On 15 March 1986 at approximately 11.25 am, Lian Yak Building, located at the junction of Serangoon and Owen roads and which housed the Hotel New World, suddenly collapsed. It was a total collapse: The entire building from ground level upwards gave way, falling to the ground and basement levels, with no wall or column left standing. The collapse was also swift, lasting less than a minute.
Search-and-rescue operations began immediately with the arrival of two Singapore Fire Service (SFS) fire engines at the scene eight minutes after the building collapsed, followed shortly by the police. Within half an hour, regulars and volunteers of the Singapore Civil Defence Force (SCDF), as well as medical personnel from the Singapore Armed Forces, had also arrived. By afternoon, various cabinet ministers, including then First Deputy Prime Minister Goh Chok Tong and then Minister for Home Affairs S Jayakumar, were on-site to assess the situation. The rescue operations, however, encountered difficulties as the rescue personnel were neither trained nor equipped to deal with such a situation. As a result, the authorities decided to call in tunnelling experts from Britain, Ireland and Japan, who were stationed in Singapore at the time for the construction of the Mass Rapid Transit rail system. The entire search-and-rescue operations lasted four days. When it ended, rescuers had pulled out 17 survivors and 33 bodies from the rubble.
A commission of inquiry was appointed in March 1986 to investigate the cause of the collapse. In the final report, released in February 1987, the panel concluded that the collapse was caused by various factors, including the building’s poor structural design as well as shoddy construction. The construction also deviated from the architectural drawings, which compounded the inadequacy of the structural design. The problem was further exacerbated by new installations on the roof that included a water tank weighing about 21.8 tonnes (21,800 kg).
To prevent a similar occurrence, the commission recommended that the government assume a more active role in the building industry. Other recommendations include having the government conduct more irregular spot checks at construction sites and reviewing existing laws to force building owners to conduct five-yearly maintenance checks on all buildings. Building owners were also exhorted to adopt more stringent standards in reviewing building plans, testing structural materials and supervising structural works. In addition to these measures, the Hotel New World disaster prompted the government to merge the SFS with the SCDF on 15 April 1989 in order to streamline and improve the efficiency of rescue services.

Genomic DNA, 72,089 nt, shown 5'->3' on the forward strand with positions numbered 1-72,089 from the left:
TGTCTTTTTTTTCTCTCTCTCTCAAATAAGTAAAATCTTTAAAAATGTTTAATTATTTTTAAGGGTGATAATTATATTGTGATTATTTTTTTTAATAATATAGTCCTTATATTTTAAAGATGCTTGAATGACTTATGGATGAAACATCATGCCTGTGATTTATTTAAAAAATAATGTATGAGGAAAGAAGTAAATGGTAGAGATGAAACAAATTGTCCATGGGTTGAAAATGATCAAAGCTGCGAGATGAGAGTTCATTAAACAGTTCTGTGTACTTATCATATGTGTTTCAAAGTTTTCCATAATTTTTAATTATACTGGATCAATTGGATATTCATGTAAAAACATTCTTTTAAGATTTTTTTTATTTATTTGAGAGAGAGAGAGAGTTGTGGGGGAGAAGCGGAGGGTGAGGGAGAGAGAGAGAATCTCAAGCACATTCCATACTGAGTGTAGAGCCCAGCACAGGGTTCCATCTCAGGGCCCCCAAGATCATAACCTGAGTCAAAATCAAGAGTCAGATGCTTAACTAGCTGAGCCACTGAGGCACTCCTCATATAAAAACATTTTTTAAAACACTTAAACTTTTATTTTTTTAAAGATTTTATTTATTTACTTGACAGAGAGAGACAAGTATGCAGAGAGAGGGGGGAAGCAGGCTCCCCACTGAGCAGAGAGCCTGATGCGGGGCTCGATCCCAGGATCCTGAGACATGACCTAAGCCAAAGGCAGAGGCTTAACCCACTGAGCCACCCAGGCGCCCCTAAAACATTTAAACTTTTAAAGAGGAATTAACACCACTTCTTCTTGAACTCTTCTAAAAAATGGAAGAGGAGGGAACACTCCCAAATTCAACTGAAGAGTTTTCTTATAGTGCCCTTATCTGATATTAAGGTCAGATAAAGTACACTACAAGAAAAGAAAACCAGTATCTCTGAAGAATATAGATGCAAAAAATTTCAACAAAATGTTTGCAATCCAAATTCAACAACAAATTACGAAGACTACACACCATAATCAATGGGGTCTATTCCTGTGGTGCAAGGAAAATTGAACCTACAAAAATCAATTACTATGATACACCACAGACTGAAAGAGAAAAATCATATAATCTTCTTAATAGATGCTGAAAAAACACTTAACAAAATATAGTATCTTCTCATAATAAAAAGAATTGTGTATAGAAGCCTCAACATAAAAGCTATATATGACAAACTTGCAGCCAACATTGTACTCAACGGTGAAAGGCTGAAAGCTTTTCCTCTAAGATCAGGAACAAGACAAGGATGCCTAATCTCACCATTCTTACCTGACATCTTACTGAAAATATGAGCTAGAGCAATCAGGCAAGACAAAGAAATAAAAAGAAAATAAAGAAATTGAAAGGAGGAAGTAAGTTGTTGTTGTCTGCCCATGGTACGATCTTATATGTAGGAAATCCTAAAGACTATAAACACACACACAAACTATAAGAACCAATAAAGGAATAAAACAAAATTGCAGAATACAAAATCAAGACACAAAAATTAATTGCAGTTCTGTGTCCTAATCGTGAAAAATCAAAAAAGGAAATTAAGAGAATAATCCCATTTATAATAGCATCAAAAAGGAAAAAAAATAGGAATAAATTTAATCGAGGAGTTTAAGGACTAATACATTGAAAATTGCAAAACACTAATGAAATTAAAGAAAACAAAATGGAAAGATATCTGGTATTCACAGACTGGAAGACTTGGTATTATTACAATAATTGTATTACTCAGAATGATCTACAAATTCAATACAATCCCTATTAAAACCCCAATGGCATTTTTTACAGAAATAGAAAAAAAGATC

1. Lee, P. (1986, March 16). 100 still trapped. The Straits Times, p. 1. Retrieved from NewspaperSG.
2. Thean, L. P., et. al. (1987). Report of the inquiry into the collapse of Hotel New World (p. 1). Singapore: Singapore National Printers. Call no.: RSING 690.85095957 SIN.
3. Hon, J. (1987). Hotel New World collapse (p. 11). Singapore: Times Books International. Call no.: RSING 904.7095957 HON.
4. Hon, 1987, p. 11.
5. How the events unfold. (1986, March 16). The Straits Times, p. 6. Retrieved from NewspaperSG.
6. Hon, 1987, p. 26.
7. Hon, 1987, p. 26.
8. Thean, 1987, p. 1.
9. Thean, 1987, p. 1.
10. Thean, 1987, p. 62.
11. Thean, 1987, pp. 62–63.
12. Thean, 1987, p. 63.
13. Thean, 1987, pp. 88–89.
14. Fully-merged disaster force by end of the year. (1989, April 11). The Straits Times, p. 32; Jaya officiates at unusual opening ceremony. (1989, April 16). The Straits Times, p. 16. Retrieved from NewspaperSG.
The information in this article is valid as at 2014 and correct as far as we are able to ascertain from our sources. It is not intended to be an exhaustive or complete history of the subject. Please contact the Library for further reading materials on the topic.